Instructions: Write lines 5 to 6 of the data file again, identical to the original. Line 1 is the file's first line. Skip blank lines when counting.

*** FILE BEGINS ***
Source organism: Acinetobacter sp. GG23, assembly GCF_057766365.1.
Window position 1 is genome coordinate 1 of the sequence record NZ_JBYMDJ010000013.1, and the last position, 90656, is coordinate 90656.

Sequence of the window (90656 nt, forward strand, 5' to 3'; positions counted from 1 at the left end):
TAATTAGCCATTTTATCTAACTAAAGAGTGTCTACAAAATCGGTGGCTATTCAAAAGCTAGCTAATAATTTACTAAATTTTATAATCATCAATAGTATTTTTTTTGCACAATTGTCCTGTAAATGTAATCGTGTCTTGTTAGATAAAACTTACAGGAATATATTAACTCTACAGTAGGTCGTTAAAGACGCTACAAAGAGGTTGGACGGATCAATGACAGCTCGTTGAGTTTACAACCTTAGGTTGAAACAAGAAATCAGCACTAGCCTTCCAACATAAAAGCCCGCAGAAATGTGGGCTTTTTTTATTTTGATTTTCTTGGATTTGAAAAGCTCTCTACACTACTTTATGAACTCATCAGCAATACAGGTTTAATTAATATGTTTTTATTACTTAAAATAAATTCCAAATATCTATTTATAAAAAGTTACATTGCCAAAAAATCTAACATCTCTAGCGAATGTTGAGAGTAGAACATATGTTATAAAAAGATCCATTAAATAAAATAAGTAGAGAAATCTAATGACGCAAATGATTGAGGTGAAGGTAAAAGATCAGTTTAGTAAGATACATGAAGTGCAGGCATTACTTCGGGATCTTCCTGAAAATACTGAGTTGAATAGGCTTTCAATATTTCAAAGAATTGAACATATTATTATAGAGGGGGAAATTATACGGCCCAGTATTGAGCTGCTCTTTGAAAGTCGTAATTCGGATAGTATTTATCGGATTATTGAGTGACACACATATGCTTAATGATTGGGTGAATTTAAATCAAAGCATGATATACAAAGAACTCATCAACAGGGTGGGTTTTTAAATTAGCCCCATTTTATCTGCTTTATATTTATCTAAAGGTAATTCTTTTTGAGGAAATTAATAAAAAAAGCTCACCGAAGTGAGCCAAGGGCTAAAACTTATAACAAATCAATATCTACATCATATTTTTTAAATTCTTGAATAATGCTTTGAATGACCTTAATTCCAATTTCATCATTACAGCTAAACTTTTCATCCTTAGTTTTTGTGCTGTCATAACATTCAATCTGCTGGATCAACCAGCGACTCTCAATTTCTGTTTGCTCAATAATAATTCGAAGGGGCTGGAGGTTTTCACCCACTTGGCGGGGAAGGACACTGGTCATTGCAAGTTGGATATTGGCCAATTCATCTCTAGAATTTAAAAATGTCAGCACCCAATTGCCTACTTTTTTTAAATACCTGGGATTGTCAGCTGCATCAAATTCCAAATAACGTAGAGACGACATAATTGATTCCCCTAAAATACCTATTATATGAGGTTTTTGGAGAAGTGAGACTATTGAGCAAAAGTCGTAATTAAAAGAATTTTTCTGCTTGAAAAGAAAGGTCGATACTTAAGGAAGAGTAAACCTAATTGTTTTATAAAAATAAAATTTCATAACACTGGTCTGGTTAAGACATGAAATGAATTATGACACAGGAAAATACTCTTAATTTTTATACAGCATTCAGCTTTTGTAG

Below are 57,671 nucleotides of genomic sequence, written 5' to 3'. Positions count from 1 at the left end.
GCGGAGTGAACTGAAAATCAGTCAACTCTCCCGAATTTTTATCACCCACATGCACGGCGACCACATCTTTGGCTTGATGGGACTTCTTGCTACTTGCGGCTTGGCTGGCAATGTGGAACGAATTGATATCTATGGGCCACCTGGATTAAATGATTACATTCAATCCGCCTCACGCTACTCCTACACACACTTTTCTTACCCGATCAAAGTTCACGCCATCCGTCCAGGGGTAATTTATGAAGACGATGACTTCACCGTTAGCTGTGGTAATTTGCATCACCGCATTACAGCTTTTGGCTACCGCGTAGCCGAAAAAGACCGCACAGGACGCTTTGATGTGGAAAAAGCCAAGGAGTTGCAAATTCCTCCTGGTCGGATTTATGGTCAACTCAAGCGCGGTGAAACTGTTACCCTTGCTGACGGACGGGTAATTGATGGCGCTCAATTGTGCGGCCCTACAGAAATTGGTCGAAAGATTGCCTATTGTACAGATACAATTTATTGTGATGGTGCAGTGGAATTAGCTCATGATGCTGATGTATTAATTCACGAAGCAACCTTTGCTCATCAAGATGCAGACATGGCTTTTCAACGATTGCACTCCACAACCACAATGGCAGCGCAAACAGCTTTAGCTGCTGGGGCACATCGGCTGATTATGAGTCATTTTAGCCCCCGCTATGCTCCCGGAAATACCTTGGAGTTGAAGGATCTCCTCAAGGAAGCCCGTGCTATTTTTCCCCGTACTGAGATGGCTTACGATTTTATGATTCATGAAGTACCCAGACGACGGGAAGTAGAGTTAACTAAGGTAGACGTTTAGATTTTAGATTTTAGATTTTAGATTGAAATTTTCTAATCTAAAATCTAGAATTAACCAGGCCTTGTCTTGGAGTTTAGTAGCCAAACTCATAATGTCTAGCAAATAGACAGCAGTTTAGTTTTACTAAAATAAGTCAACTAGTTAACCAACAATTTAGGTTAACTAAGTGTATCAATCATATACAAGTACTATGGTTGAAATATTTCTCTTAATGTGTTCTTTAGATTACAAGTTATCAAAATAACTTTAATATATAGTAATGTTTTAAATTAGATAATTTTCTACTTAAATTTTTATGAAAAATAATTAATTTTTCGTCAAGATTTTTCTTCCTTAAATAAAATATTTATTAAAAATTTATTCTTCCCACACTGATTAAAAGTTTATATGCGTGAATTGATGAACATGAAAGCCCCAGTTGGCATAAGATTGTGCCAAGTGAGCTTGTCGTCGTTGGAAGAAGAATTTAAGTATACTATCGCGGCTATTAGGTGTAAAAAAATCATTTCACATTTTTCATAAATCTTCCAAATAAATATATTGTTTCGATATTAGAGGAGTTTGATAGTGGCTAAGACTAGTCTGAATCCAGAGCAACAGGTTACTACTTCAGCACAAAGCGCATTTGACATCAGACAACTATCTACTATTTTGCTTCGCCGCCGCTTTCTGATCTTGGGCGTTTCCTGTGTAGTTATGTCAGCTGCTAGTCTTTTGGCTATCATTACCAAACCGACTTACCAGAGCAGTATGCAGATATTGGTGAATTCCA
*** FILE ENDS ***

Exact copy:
Below are 57,671 nucleotides of genomic sequence, written 5' to 3'. Positions count from 1 at the left end.
GCGGAGTGAACTGAAAATCAGTCAACTCTCCCGAATTTTTATCACCCACATGCACGGCGACCACATCTTTGGCTTGATGGGACTTCTTGCTACTTGCGGCTTGGCTGGCAATGTGGAACGAATTGATATCTATGGGCCACCTGGATTAAATGATTACATTCAATCCGCCTCACGCTACTCCTACACACACTTTTCTTACCCGATCAAAGTTCACGCCATCCGTCCAGGGGTAATTTATGAAGACGATGACTTCACCGTTAGCTGTGGTAATTTGCATCACCGCATTACAGCTTTTGGCTACCGCGTAGCCGAAAAAGACCGCACAGGACGCTTTGATGTGGAAAAAGCCAAGGAGTTGCAAATTCCTCCTGGTCGGATTTATGGTCAACTCAAGCGCGGTGAAACTGTTACCCTTGCTGACGGACGGGTAATTGATGGCGCTCAATTGTGCGGCCCTACAGAAATTGGTCGAAAGATTGCCTATTGTACAGATACAATTTATTGTGATGGTGCAGTGGAATTAGCTCATGATGCTGATGTATTAATTCACGAAGCAACCTTTGCTCATCAAGATGCAGACATGGCTTTTCAACGATTGCACTCCACAACCACAATGGCAGCGCAAACAGCTTTAGCTGCTGGGGCACATCGGCTGATTATGAGTCATTTTAGCCCCCGCTATGCTCCCGGAAATACCTTGGAGTTGAAGGATCTCCTCAAGGAAGCCCGTGCTATTTTTCCCCGTACTGAGATGGCTTACGATTTTATGATTCATGAAGTACCCAGACGACGGGAAGTAGAGTTAACTAAGGTAGACGTTTAGATTTTAGATTTTAGATTTTAGATTGAAATTTTCTAATCTAAAATCTAGAATTAACCAGGCCTTGTCTTGGAGTTTAGTAGCCAAACTCATAATGTCTAGCAAATAGACAGCAGTTTAGTTTTACTAAAATAAGTCAACTAGTTAACCAACAATTTAGGTTAACTAAGTGTATCAATCATATACAAGTACTATGGTTGAAATATTTCTCTTAATGTGTTCTTTAGATTACAAGTTATCAAAATAACTTTAATATATAGTAATGTTTTAAATTAGATAATTTTCTACTTAAATTTTTATGAAAAATAATTAATTTTTCGTCAAGATTTTTCTTCCTTAAATAAAATATTTATTAAAAATTTATTCTTCCCACACTGATTAAAAGTTTATATGCGTGAATTGATGAACATGAAAGCCCCAGTTGGCATAAGATTGTGCCAAGTGAGCTTGTCGTCGTTGGAAGAAGAATTTAAGTATACTATCGCGGCTATTAGGTGTAAAAAAATCATTTCACATTTTTCATAAATCTTCCAAATAAATATATTGTTTCGATATTAGAGGAGTTTGATAGTGGCTAAGACTAGTCTGAATCCAGAGCAACAGGTTACTACTTCAGCACAAAGCGCATTTGACATCAGACAACTATCTACTATTTTGCTTCGCCGCCGCTTTCTGATCTTGGGCGTTTCCTGTGTAGTTATGTCAGCTGCTAGTCTTTTGGCTATCATTACCAAACCGACTTACCAGAGCAGTATGCAGATATTGGTGAATTCCA